OKINAWA TURNED out to be surprisingly delightful, but I was after something rarer even than the indigenous rail, something so rare in Japan that many will tell you it doesn’t even exist. Real wildness. Proper remoteness. With so many islands to choose from, the thing to do on the Japanese necklace is to hop, Greek-style, from one island to another. You can attempt it on the ferries between the closer destinations. Or you can make bigger leaps on the Pokemon-coloured aircraft operated by that impeccable national carrier ANA.
Our next stop was Ishigaki, 230 miles south of Okinawa, considerably warmer and much less developed. If there is such a thing in the world as a perfect climate, Ishigaki seems to have it. The atmosphere of the place is altogether lazier, sunnier and more nautical than Okinawa. It is ringed with white-sand beaches in the Pacific-postcard style, and if the ones here aren’t deserted enough for you, then jump aboard a ferry and find some that are.
We spent Christmas Day lazing around on Taketomi, an exciting 10 minutes by boat from Ishigaki. Taketomi is renowned for its star-shaped sand, a phenomenon made famous, apparently, by a Japanese hit song in the 1970s. To this day, everybody dreams of having some. And, as you sit there on your secluded beach, the occasional vanload of chattering Japanese tourists turns up to grab handfuls of star sand, then flee. Our Christmas lunch was grilled octopus and green-tea ice cream. Perfect.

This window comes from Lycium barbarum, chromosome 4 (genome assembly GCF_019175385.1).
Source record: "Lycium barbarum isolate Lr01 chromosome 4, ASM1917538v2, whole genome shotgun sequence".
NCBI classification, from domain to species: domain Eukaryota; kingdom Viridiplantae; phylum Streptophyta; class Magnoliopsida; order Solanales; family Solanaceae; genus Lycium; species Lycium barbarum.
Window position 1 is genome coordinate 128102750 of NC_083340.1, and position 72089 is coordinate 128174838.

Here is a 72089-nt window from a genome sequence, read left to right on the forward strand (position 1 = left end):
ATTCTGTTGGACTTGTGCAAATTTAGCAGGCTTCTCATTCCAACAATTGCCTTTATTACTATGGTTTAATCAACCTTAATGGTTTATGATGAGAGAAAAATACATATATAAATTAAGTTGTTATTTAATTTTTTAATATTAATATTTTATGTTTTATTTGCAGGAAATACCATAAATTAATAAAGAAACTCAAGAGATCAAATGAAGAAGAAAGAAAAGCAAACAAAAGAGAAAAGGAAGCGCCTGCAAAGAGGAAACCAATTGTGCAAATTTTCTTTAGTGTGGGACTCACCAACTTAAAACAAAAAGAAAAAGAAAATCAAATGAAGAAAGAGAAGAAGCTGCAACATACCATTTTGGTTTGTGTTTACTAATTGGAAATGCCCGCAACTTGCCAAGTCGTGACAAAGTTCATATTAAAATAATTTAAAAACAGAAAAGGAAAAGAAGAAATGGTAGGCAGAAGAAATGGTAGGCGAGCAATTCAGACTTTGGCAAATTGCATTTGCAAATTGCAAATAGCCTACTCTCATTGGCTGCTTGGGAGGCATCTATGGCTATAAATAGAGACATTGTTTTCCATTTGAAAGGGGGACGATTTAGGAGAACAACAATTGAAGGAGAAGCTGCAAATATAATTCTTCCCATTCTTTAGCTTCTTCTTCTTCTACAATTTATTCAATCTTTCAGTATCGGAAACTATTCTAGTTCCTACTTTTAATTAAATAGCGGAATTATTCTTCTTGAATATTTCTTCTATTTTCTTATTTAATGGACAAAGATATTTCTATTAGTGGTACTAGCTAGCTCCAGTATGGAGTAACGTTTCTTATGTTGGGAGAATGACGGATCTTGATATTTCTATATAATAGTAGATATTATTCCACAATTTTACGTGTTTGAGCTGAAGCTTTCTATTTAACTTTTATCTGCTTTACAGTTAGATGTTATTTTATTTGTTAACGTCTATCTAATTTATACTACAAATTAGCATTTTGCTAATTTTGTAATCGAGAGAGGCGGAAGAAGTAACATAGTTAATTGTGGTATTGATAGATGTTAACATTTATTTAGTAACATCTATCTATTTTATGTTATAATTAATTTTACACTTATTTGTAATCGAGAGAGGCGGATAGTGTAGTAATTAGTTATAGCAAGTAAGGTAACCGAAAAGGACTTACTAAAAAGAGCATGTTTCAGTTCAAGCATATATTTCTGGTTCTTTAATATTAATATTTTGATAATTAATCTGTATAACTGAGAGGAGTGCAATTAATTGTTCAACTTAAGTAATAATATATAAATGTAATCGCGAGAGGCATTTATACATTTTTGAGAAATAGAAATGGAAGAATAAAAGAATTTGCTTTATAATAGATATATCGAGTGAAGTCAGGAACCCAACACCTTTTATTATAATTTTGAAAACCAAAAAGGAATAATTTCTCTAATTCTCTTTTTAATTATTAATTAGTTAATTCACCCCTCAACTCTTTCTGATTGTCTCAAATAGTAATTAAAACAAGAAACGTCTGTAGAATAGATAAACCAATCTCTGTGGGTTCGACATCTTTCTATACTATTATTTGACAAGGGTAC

But it still wasn’t wild enough for me. I had my eye on Iriomote, the southernmost of the Japanese tropical islands, next stop Taiwan. Ninety per cent of Iriomote is untouched jungle. Which is why it provides the only home in the world to the Iriomote wildcat. Discovered only in the 1950s, the yamaneko is distantly related to the leopard. But, as you know, Japan specialises in miniaturisation, so its leopard is not much bigger than a domestic tabby. It has spotted fur. A very bushy tail. And beautiful eyes, green enough to be Irish.
Japanese travel brochures call Iriomote “the Japanese Amazon”. And as you chug up one of its short but spooky rivers, you could easily be east of Manaus. An impenetrable jungle comes right down to the water’s edge, and tries to go further. You can hear so many things squeaking, growling and tweeting in it. But, like all jungle trips, the boat ride down the Jamazon doesn’t deliver nearly as much in the way of actual sightings. So, no, I didn’t see the Iriomote wildcat. There are only 100 or so left alive. And that’s 100 good reasons to come back.
How to do it: it is possible to visit Japan’s southern islands independently, but the language barrier and cultural differences mean it’s easier to book with a specialist operator. Inside Japan Tours (0870 120 5600, www.insidejapantours.com ) offers an Okinawa add-on to its self-guided tours. A 15-night package, with six nights on Ishigaki and nine on mainland Japan, starts at £2,064pp, with ANA flights from Heathrow to Tokyo, accommodation, some meals, private guiding, local transport and car hire on Ishigaki. Or try Audley Travel (01993 838000, www.audleytravel.com ) or Magical Japan (0161 962 9054, www.magicaljapan.co.uk ). When to visit: the islands are much warmer than the mainland; the weather is good most of the year, except for the typhoon season – July to September.